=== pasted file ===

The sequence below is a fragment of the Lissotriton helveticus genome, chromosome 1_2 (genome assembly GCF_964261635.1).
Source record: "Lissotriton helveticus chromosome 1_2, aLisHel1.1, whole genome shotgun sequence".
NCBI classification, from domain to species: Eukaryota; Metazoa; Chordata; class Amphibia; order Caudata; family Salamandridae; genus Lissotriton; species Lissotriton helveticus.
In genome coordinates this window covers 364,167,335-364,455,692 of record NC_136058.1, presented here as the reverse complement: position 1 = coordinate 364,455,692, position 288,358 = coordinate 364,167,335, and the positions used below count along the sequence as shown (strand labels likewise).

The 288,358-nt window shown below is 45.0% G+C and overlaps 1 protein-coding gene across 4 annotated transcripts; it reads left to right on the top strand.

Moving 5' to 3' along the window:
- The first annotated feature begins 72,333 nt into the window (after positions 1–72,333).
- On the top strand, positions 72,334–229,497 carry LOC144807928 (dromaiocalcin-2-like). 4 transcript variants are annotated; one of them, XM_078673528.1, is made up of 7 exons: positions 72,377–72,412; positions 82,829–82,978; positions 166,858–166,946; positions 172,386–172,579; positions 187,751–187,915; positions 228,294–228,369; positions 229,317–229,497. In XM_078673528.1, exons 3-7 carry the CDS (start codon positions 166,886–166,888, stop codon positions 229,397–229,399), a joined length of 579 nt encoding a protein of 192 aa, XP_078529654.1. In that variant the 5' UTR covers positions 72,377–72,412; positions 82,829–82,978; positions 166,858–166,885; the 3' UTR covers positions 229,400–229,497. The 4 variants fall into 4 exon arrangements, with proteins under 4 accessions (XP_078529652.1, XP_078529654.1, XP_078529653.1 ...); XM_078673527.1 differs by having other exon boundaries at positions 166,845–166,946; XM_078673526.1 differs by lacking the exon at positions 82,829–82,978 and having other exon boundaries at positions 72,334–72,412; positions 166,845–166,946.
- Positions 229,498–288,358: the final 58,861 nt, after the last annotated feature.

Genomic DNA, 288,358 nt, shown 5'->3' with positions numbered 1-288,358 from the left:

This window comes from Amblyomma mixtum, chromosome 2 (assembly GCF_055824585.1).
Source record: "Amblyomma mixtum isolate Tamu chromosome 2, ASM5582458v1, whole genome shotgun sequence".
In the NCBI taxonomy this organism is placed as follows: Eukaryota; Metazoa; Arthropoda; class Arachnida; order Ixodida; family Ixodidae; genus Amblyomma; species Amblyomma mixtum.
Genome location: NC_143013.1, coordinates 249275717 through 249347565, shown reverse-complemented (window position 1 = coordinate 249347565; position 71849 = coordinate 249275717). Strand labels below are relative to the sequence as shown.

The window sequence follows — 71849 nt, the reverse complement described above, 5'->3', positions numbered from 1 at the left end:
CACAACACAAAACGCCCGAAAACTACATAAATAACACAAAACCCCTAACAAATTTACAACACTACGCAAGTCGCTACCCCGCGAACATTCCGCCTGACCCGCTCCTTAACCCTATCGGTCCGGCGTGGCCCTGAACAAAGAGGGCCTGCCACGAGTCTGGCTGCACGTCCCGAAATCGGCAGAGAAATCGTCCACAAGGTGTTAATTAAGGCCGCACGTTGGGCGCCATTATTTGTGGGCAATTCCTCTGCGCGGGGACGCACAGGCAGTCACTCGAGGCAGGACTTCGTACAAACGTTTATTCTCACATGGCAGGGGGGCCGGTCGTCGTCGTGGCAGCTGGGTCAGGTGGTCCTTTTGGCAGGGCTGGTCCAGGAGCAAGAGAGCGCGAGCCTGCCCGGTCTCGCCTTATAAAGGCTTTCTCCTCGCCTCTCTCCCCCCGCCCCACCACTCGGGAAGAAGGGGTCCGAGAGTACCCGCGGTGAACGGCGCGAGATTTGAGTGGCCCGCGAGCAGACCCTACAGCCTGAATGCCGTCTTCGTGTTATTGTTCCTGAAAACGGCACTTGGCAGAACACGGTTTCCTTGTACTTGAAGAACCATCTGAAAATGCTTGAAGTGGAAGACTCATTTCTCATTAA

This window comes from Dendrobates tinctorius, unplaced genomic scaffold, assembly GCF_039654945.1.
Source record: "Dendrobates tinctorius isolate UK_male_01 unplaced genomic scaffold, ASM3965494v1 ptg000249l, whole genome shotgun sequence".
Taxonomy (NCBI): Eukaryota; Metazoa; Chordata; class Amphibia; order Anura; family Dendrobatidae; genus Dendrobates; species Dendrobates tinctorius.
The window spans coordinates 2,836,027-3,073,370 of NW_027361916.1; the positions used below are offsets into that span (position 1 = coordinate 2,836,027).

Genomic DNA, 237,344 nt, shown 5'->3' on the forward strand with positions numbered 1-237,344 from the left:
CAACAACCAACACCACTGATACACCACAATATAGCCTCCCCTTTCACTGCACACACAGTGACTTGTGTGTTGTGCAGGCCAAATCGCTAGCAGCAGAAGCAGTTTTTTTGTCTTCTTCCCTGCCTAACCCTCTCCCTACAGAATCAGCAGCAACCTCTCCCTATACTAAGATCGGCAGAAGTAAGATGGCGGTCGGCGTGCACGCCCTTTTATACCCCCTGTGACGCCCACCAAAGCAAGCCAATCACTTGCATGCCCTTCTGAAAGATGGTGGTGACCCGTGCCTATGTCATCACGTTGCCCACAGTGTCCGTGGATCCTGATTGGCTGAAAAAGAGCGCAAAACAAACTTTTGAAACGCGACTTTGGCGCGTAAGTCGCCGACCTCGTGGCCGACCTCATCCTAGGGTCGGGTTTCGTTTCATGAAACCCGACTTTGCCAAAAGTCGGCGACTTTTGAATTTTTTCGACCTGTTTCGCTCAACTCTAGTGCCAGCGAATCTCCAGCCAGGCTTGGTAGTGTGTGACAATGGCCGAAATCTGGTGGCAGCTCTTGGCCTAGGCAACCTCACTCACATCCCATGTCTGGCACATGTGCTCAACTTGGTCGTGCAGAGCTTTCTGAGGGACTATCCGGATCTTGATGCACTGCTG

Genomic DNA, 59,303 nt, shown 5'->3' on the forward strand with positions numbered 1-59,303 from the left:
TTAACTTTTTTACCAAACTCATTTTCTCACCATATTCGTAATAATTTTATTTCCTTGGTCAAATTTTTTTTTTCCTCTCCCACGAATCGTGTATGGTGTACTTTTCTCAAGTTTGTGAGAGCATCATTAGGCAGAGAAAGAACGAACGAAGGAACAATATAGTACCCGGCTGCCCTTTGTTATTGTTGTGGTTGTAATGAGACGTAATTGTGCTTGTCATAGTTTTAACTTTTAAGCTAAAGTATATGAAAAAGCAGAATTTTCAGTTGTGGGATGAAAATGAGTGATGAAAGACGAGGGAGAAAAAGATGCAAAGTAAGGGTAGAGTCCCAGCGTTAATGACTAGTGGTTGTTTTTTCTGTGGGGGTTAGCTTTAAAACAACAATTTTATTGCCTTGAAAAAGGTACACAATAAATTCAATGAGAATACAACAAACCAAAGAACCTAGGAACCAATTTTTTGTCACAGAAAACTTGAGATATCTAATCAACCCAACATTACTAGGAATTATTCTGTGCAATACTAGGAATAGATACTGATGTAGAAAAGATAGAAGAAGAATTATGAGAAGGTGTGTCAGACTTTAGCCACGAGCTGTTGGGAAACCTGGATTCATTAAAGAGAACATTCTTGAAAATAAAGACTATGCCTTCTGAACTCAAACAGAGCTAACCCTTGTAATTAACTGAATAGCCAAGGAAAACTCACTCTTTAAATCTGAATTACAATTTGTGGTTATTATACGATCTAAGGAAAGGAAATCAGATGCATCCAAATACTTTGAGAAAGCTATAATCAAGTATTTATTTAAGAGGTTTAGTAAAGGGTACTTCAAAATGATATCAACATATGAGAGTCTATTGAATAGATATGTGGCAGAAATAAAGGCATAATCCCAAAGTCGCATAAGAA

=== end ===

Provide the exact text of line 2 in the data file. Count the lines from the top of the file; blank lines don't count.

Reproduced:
Source record: "Lissotriton helveticus chromosome 1_2, aLisHel1.1, whole genome shotgun sequence".